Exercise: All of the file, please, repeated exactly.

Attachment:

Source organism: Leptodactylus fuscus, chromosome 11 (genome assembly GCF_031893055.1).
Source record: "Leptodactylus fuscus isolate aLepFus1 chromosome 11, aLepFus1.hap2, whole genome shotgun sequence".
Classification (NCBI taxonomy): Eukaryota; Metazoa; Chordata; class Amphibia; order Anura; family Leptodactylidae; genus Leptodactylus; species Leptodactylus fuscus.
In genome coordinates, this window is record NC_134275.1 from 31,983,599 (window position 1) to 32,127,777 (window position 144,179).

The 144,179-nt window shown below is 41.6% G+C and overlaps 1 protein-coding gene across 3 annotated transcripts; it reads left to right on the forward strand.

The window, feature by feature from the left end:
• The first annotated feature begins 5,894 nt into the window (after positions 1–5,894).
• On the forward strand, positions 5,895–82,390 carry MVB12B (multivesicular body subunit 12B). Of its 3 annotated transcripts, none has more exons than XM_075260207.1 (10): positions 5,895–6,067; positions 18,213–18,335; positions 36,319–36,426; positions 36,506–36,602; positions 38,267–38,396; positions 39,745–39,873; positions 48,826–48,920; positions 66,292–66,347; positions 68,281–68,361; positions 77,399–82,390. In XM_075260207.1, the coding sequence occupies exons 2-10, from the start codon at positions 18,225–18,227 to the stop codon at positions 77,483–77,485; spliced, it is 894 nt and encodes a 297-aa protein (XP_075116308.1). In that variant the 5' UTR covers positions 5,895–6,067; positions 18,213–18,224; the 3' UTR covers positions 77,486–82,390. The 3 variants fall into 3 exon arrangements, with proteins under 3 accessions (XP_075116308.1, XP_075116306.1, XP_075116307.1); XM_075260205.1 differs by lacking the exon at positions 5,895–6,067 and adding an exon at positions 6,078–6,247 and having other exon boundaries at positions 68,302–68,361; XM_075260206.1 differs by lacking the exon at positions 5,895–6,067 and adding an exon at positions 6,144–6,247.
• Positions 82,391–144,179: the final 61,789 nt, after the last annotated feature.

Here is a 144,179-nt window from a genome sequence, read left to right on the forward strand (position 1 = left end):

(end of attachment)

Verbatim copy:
Source organism: Leptodactylus fuscus, chromosome 11 (genome assembly GCF_031893055.1).
Source record: "Leptodactylus fuscus isolate aLepFus1 chromosome 11, aLepFus1.hap2, whole genome shotgun sequence".
Classification (NCBI taxonomy): Eukaryota; Metazoa; Chordata; class Amphibia; order Anura; family Leptodactylidae; genus Leptodactylus; species Leptodactylus fuscus.
In genome coordinates, this window is record NC_134275.1 from 31,983,599 (window position 1) to 32,127,777 (window position 144,179).

The 144,179-nt window shown below is 41.6% G+C and overlaps 1 protein-coding gene across 3 annotated transcripts; it reads left to right on the forward strand.

The window, feature by feature from the left end:
• The first annotated feature begins 5,894 nt into the window (after positions 1–5,894).
• On the forward strand, positions 5,895–82,390 carry MVB12B (multivesicular body subunit 12B). Of its 3 annotated transcripts, none has more exons than XM_075260207.1 (10): positions 5,895–6,067; positions 18,213–18,335; positions 36,319–36,426; positions 36,506–36,602; positions 38,267–38,396; positions 39,745–39,873; positions 48,826–48,920; positions 66,292–66,347; positions 68,281–68,361; positions 77,399–82,390. In XM_075260207.1, the coding sequence occupies exons 2-10, from the start codon at positions 18,225–18,227 to the stop codon at positions 77,483–77,485; spliced, it is 894 nt and encodes a 297-aa protein (XP_075116308.1). In that variant the 5' UTR covers positions 5,895–6,067; positions 18,213–18,224; the 3' UTR covers positions 77,486–82,390. The 3 variants fall into 3 exon arrangements, with proteins under 3 accessions (XP_075116308.1, XP_075116306.1, XP_075116307.1); XM_075260205.1 differs by lacking the exon at positions 5,895–6,067 and adding an exon at positions 6,078–6,247 and having other exon boundaries at positions 68,302–68,361; XM_075260206.1 differs by lacking the exon at positions 5,895–6,067 and adding an exon at positions 6,144–6,247.
• Positions 82,391–144,179: the final 61,789 nt, after the last annotated feature.

Here is a 144,179-nt window from a genome sequence, read left to right on the forward strand (position 1 = left end):